It’s Not About The Décor But The Purpose

The "Angel With the Cross" is one of ten statues that decorate the "Bridge of Angels" in Rome, Italy. The bridge has witnessed centuries of change, almost two millennia worth, in fact. Both the bridge and the statues have a purpose. However, paradoxically, the necessary emblematic bridge of repeated but failed resurrections is significant, not the statue or its counterparts. What do the ancient bridge, the figures, and science have in common?

It’s Not About The Décor But The Purpose

No. This article is not about religion, but it does involve belief. Yes, our cultural roots are much older than this bridge going back to pre-history, and "pre-history," in Christian terms, is "pagan" times. Our western history, our cultural identity, however, is entirely European. There was always an exchange of goods and knowledge between cultures, even pre-dating the Bronze Age "Amber Road," for example. We know this from archaeology (science), not history. Our cultural identity, which defines us today, is changing as it always has and will. Our early culture had several essential phases over two millennia that still impact today, and not all of it in a good way, and that's because Sumerians invented money about 5,000 before the present (BP). No historical period is more significant than the post-Roman Imperial, dare I say, the "Imperial Roman Catholic" period, known by its other names, the Medieval or Dark Ages beginning in the fourth century and ending around the fifteenth century – more than a millennium ago. Then, of course, there's the defining sixteenth-century, the so-called Age of Reformation, which had more to do with politics than it had with religion, regardless of what the "experts" insist on being "truth." Thus, "Ponte Sant'Angelo" has many stories to tell. The much younger statue and its other counterparts lining the bridge, not as much, but the "Angel with the Cross" is, nevertheless, significant because humanity had never bled more for a divine few than when the statues' patrons' mediaeval predecessors reigned supreme over literally everything. It's called empire, and we have still not learned history's lessons. We appear to be doomed to repeat past errors of judgement. Not because the many are evil, just a few.

If truth be told, none of us can possibly know everything, but whatever you do, don't tell that to someone with a personality disorder like narcissism, or worse, know more than a narcissist, or you will be instantly ostracised! So, in pragmatic terms, our history is radically different from popular "pulp fictionesque histories" offered on bookshelves, written for profit, mainly by people who know just enough history to be dangerous, without doing serious research which is time-consuming and expensive. Profit, not fact, is the "pulp fictionesque historian's" motive, and that requires a little factual basis for "fact-checkers" to cross-reference to make a story plausible, a shoestring budget, and a lot of myth as their basis for history. Scandal and sex, after all, sells. Anyone can do it, and in the "digital age" of social media, any fact-checker can be an instant genius without really understanding what and whose facts they just based their fact-check on. It certainly wasn't the genius' cross-reference against personal knowledge. As for the "pulp fictionesque histories", once someone writes it, markets it, and the thing becomes popular, it's eventually repeated over generations until myth metamorphoses into "truth."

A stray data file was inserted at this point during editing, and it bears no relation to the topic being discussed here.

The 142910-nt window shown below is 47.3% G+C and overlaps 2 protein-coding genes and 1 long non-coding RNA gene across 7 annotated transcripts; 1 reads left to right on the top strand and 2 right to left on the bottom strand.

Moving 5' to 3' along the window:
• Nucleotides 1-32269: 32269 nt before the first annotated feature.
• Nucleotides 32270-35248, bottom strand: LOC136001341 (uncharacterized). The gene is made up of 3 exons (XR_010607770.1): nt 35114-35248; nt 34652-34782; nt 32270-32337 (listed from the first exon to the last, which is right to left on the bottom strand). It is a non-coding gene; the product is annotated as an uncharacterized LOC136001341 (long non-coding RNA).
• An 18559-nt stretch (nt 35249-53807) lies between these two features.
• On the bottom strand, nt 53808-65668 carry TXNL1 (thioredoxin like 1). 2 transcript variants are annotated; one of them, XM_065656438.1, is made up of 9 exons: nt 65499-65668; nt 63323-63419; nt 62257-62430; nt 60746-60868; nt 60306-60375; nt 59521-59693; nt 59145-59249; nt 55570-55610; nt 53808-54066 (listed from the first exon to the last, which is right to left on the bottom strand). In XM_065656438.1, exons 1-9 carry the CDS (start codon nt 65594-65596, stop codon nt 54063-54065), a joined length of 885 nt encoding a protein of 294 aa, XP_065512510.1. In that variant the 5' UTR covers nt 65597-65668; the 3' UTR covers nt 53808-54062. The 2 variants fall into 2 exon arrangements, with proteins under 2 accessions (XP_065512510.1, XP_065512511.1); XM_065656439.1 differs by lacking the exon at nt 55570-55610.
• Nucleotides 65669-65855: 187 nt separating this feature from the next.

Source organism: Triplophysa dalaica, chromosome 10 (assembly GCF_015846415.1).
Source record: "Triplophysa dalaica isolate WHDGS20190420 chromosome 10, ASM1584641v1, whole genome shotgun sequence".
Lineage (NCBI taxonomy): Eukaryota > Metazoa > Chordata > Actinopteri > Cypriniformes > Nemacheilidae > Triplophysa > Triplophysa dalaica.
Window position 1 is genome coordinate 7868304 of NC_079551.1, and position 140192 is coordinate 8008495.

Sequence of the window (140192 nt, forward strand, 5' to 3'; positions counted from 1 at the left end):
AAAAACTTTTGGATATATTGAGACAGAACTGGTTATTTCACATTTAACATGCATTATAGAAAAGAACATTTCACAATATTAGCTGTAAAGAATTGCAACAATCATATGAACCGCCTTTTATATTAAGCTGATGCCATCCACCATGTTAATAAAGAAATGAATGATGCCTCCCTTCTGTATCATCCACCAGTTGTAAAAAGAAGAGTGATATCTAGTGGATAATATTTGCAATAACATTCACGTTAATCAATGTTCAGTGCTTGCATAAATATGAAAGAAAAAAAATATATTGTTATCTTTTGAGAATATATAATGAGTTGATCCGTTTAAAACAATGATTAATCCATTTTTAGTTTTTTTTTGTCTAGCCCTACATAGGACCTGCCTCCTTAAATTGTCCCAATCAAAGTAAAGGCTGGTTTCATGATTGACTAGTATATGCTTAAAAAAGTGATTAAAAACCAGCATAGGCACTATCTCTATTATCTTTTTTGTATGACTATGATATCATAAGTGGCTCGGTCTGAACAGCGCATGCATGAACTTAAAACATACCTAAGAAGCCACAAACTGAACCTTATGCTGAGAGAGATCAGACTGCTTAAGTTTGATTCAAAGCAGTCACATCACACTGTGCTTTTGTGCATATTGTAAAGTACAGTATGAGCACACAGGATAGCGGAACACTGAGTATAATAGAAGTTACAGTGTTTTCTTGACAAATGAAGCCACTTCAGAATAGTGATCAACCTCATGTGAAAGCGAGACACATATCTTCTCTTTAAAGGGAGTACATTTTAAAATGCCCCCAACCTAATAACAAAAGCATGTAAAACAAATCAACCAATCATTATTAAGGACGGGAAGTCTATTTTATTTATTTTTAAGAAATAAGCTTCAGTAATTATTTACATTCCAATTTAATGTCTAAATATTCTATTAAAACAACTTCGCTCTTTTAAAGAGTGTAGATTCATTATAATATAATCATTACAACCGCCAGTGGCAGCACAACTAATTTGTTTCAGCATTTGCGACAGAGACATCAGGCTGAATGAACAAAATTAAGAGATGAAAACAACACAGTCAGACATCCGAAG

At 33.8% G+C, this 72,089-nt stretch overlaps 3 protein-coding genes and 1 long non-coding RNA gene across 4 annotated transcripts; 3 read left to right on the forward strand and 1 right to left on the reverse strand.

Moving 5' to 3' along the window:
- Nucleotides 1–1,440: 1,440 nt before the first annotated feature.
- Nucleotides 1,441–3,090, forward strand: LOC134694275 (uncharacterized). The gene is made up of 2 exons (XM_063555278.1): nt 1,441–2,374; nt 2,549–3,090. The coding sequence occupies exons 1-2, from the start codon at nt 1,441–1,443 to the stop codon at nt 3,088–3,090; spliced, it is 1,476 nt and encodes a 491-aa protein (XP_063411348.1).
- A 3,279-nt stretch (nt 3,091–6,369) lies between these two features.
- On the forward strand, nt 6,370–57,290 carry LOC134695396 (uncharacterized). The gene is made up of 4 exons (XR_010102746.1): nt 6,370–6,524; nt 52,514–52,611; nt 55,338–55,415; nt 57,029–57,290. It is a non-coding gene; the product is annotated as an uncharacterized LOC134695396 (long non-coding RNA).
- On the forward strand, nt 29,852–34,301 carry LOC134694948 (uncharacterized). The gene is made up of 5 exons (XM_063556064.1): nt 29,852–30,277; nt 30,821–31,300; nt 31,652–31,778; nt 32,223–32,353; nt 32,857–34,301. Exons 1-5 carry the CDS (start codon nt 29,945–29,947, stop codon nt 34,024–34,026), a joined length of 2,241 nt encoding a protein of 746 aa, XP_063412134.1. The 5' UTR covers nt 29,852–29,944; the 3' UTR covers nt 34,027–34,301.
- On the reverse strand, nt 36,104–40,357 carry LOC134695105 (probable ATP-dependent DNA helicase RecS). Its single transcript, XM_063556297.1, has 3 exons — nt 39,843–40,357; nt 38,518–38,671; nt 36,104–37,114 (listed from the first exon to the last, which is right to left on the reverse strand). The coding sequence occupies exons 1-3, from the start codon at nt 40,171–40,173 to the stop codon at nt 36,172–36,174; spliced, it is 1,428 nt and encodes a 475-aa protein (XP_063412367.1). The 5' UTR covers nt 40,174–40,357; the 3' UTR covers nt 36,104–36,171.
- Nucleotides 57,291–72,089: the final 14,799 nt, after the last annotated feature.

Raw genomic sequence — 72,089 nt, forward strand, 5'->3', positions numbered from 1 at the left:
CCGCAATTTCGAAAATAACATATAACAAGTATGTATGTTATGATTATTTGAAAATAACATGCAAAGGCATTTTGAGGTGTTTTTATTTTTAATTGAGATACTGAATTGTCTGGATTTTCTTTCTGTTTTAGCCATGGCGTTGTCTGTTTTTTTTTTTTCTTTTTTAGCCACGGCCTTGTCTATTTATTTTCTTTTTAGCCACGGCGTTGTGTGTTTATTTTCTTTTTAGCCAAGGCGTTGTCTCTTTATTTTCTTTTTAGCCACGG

On the other hand, to tell facts takes years of study, just to know a little. Thus, a profound historical paragraph concerning a singular fact is backed up by years of archival research, hundreds of books, and lots and lots of writing and thinking. Tragically, the single paragraph of profound fact will not impress the "pulp fictionesque historian's" readership because reality will oppose their established millennia-old cultural mindset. Reality will be heresy to someone, somewhere.

In the late nineteenth century, John Burdon Sanderson (JBS) Haldane (d.1964) was born into a privileged family when the world began to slide towards two apocalyptic global wars. He was a son of a noted physiologist; he became a geneticist. Eric Hoffer (d.1983), who had a keen interest in what Haldane had to say, was an American social philosopher. Both were also literary men. "J. B. S. [John Burdon Sanderson] Haldane," Eric Hoffer said, "counts fanaticism among the only four really important inventions made between 3000 BC and 1400 AD. It is strange to think that in receiving this malady of the soul, the world also received a miraculous instrument for raising societies and nations from the dead - an instrument of resurrection." Haldane observed - "between 3000 BC and AD 1400, there were probably only four really important inventions, namely the general use of iron, paved roads, voting, and religious intolerance." [From my book, Chrysalis I: Metamorphosis of Odium (2019) quoting Eric Hoffer, The True Believer (1951), Ch.18 Good and Bad Mass Movements, p.125, citing Haldane's The Inequality of Man (1938)].

"Resurrection" and the "malady of the soul." It's the harsh reality of the paradoxes which infect the telling history when considered in pragmatic terms. Why are scientists like Haldane and Hoffer influential for the historian that cares to think independently of peer pressure? Scientists are driven by purpose and empirical facts, not by ignorance. They are guided by the history of their predecessors in their area of expertise. To be successful, they ignore superstition and emotional "noise." But one's purpose is not something one is born with. Nor is it taught in any school. It's something attained after many years of study and personal life's experience, one's personal trials and tribulations. When Haldane was still historically ignorant and believed his time's written history as we all do at a point in our lives, propaganda drew him to Marxism, which promised to uplift humanity from misery during the inter-war years. Then he realised that Marxism was simply usurped Leninism - Marxism-Leninism - and Haldane's speculative bubble of social reform burst. He discovered real history, in other words. But the damage to his social reputation had been done. His past had been noted during the onset and fanaticism of the Cold War. Haldane's Marxist past almost cost him his career, and communist hunters metamorphosed him into a Cold War "politically incorrect heretic," and the world nearly lost a man who would make a difference in the world. Despite being betrayed by his scientist colleagues and disillusioned, Haldane did not give up. But he did turn his back on political ideology, England, and moved to India. It's here that he discovered his purpose, making significant contributions to science. So, it's easy to understand Haldane's early opinions on history and chalk it down as "communist atheism," but politics, religion, and fanaticism aside, Haldane's not wrong. There wouldn't have been any Marxists if he was, and despite some shortcomings of their theories, the world would have turned out quite differently had there been no Marxists, Nazis, or any empire, for that matter. You know, the things which fascinate people. So, what did Haldane know, besides genetics and political theory?